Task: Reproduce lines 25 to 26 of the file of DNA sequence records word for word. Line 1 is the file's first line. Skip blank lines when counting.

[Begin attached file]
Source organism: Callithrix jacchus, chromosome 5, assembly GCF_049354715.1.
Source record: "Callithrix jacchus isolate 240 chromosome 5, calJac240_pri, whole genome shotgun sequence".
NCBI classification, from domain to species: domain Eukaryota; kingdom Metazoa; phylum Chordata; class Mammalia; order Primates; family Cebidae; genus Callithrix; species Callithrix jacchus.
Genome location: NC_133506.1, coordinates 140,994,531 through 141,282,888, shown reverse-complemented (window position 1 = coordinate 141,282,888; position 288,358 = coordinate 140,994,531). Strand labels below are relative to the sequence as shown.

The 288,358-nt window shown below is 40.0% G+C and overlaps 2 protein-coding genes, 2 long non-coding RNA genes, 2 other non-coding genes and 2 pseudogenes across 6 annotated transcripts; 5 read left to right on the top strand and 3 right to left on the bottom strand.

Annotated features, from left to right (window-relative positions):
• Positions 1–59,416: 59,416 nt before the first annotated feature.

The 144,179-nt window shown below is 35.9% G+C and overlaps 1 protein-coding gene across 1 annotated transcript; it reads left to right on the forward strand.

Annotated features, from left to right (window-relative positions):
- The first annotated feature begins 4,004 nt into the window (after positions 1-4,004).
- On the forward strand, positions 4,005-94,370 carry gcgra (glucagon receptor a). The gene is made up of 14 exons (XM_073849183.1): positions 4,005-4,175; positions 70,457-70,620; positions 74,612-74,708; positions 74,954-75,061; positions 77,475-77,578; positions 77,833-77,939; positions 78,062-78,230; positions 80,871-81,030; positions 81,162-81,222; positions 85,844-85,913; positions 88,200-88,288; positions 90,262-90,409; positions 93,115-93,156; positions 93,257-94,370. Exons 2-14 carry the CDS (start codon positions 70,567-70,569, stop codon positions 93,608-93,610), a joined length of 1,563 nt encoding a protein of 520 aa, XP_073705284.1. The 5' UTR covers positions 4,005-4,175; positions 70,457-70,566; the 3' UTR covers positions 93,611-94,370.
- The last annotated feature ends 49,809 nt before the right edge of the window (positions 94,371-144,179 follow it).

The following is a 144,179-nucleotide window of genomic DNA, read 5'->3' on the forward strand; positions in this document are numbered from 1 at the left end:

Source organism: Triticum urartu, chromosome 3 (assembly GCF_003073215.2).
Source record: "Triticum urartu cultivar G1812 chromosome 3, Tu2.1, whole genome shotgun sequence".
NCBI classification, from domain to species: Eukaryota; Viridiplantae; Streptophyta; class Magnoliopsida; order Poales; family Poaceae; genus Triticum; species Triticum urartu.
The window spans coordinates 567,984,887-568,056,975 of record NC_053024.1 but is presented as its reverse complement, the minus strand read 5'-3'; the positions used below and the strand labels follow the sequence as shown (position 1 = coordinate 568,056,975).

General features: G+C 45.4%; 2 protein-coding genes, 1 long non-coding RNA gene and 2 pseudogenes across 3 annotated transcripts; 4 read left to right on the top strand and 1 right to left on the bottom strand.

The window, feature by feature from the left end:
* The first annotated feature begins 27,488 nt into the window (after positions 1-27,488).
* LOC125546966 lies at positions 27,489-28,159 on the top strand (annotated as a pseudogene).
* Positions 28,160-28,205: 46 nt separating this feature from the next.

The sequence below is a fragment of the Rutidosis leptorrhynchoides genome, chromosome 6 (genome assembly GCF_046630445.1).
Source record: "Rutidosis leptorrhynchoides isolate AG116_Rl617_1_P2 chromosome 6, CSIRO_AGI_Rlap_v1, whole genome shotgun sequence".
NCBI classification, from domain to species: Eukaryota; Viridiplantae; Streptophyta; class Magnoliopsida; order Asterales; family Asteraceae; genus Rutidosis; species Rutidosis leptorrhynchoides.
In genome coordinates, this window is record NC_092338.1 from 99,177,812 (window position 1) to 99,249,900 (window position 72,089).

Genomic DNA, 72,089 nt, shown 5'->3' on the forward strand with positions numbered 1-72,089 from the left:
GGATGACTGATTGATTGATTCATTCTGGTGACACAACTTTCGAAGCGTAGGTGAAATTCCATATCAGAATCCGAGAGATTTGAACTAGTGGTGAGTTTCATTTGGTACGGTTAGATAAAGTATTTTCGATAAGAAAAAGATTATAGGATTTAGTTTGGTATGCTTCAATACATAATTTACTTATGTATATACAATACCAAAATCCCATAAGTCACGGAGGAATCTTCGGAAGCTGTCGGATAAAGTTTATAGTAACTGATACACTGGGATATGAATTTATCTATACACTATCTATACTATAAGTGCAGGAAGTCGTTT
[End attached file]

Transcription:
NCBI classification, from domain to species: Eukaryota; Viridiplantae; Streptophyta; class Magnoliopsida; order Asterales; family Asteraceae; genus Rutidosis; species Rutidosis leptorrhynchoides.
In genome coordinates, this window is record NC_092338.1 from 99,177,812 (window position 1) to 99,249,900 (window position 72,089).